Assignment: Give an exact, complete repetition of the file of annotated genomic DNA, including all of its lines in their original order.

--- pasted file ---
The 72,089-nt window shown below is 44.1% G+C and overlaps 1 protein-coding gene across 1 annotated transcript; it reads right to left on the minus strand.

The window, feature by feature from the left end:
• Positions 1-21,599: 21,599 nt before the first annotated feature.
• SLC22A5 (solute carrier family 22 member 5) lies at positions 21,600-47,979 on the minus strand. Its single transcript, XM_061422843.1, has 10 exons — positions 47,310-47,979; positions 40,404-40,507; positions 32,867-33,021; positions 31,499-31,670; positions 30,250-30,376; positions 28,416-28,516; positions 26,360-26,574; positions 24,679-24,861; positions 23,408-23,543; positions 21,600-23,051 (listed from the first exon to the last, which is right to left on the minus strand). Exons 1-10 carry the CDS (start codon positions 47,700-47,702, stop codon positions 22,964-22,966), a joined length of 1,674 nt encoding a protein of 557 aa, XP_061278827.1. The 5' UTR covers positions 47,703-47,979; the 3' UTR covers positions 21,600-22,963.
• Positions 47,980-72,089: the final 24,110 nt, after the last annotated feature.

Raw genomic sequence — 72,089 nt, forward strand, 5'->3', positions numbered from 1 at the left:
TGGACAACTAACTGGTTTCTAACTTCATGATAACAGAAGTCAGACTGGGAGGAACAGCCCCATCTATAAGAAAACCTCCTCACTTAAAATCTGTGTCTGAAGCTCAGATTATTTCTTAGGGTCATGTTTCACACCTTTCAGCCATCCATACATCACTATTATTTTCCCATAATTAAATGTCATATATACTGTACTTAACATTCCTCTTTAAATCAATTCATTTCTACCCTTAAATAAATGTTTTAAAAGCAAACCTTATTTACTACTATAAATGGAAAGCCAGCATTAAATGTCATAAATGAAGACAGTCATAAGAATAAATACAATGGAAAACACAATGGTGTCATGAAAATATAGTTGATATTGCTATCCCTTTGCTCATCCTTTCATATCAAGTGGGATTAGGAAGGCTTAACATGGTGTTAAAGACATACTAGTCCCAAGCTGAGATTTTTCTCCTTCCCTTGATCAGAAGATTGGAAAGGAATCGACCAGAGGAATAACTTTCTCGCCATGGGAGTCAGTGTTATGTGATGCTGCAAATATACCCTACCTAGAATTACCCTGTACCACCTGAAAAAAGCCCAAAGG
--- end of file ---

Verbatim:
The 72,089-nt window shown below is 44.1% G+C and overlaps 1 protein-coding gene across 1 annotated transcript; it reads right to left on the minus strand.

The window, feature by feature from the left end:
• Positions 1-21,599: 21,599 nt before the first annotated feature.
• SLC22A5 (solute carrier family 22 member 5) lies at positions 21,600-47,979 on the minus strand. Its single transcript, XM_061422843.1, has 10 exons — positions 47,310-47,979; positions 40,404-40,507; positions 32,867-33,021; positions 31,499-31,670; positions 30,250-30,376; positions 28,416-28,516; positions 26,360-26,574; positions 24,679-24,861; positions 23,408-23,543; positions 21,600-23,051 (listed from the first exon to the last, which is right to left on the minus strand). Exons 1-10 carry the CDS (start codon positions 47,700-47,702, stop codon positions 22,964-22,966), a joined length of 1,674 nt encoding a protein of 557 aa, XP_061278827.1. The 5' UTR covers positions 47,703-47,979; the 3' UTR covers positions 21,600-22,963.
• Positions 47,980-72,089: the final 24,110 nt, after the last annotated feature.

Raw genomic sequence — 72,089 nt, forward strand, 5'->3', positions numbered from 1 at the left:
TGGACAACTAACTGGTTTCTAACTTCATGATAACAGAAGTCAGACTGGGAGGAACAGCCCCATCTATAAGAAAACCTCCTCACTTAAAATCTGTGTCTGAAGCTCAGATTATTTCTTAGGGTCATGTTTCACACCTTTCAGCCATCCATACATCACTATTATTTTCCCATAATTAAATGTCATATATACTGTACTTAACATTCCTCTTTAAATCAATTCATTTCTACCCTTAAATAAATGTTTTAAAAGCAAACCTTATTTACTACTATAAATGGAAAGCCAGCATTAAATGTCATAAATGAAGACAGTCATAAGAATAAATACAATGGAAAACACAATGGTGTCATGAAAATATAGTTGATATTGCTATCCCTTTGCTCATCCTTTCATATCAAGTGGGATTAGGAAGGCTTAACATGGTGTTAAAGACATACTAGTCCCAAGCTGAGATTTTTCTCCTTCCCTTGATCAGAAGATTGGAAAGGAATCGACCAGAGGAATAACTTTCTCGCCATGGGAGTCAGTGTTATGTGATGCTGCAAATATACCCTACCTAGAATTACCCTGTACCACCTGAAAAAAGCCCAAAGG